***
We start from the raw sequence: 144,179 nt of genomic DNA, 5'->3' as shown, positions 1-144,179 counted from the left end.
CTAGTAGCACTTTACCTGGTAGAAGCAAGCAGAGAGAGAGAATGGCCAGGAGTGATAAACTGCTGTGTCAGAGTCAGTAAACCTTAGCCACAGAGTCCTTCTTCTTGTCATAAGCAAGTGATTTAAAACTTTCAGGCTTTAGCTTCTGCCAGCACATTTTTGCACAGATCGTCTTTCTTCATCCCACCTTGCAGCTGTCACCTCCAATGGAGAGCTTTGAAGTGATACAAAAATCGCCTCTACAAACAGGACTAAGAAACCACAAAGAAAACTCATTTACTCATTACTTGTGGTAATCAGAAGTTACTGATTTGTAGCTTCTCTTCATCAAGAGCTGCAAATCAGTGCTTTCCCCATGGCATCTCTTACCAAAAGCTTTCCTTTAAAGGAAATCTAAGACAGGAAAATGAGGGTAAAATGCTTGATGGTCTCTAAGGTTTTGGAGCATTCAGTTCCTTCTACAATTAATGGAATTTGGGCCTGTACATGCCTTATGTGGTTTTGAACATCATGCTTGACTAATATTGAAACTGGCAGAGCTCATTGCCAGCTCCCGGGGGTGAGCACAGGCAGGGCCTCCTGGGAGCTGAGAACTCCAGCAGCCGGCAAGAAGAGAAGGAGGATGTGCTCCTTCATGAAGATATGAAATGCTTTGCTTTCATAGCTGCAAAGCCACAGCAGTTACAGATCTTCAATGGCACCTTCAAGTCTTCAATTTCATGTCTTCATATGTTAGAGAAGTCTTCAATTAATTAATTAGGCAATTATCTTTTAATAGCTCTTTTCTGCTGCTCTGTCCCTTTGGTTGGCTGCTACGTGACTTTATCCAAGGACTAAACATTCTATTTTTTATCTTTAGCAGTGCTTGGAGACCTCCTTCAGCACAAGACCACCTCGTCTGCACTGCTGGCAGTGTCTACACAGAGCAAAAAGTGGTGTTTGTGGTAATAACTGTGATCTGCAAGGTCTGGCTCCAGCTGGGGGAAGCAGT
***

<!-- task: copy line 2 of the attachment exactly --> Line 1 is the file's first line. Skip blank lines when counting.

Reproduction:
CTAGTAGCACTTTACCTGGTAGAAGCAAGCAGAGAGAGAGAATGGCCAGGAGTGATAAACTGCTGTGTCAGAGTCAGTAAACCTTAGCCACAGAGTCCTTCTTCTTGTCATAAGCAAGTGATTTAAAACTTTCAGGCTTTAGCTTCTGCCAGCACATTTTTGCACAGATCGTCTTTCTTCATCCCACCTTGCAGCTGTCACCTCCAATGGAGAGCTTTGAAGTGATACAAAAATCGCCTCTACAAACAGGACTAAGAAACCACAAAGAAAACTCATTTACTCATTACTTGTGGTAATCAGAAGTTACTGATTTGTAGCTTCTCTTCATCAAGAGCTGCAAATCAGTGCTTTCCCCATGGCATCTCTTACCAAAAGCTTTCCTTTAAAGGAAATCTAAGACAGGAAAATGAGGGTAAAATGCTTGATGGTCTCTAAGGTTTTGGAGCATTCAGTTCCTTCTACAATTAATGGAATTTGGGCCTGTACATGCCTTATGTGGTTTTGAACATCATGCTTGACTAATATTGAAACTGGCAGAGCTCATTGCCAGCTCCCGGGGGTGAGCACAGGCAGGGCCTCCTGGGAGCTGAGAACTCCAGCAGCCGGCAAGAAGAGAAGGAGGATGTGCTCCTTCATGAAGATATGAAATGCTTTGCTTTCATAGCTGCAAAGCCACAGCAGTTACAGATCTTCAATGGCACCTTCAAGTCTTCAATTTCATGTCTTCATATGTTAGAGAAGTCTTCAATTAATTAATTAGGCAATTATCTTTTAATAGCTCTTTTCTGCTGCTCTGTCCCTTTGGTTGGCTGCTACGTGACTTTATCCAAGGACTAAACATTCTATTTTTTATCTTTAGCAGTGCTTGGAGACCTCCTTCAGCACAAGACCACCTCGTCTGCACTGCTGGCAGTGTCTACACAGAGCAAAAAGTGGTGTTTGTGGTAATAACTGTGATCTGCAAGGTCTGGCTCCAGCTGGGGGAAGCAGT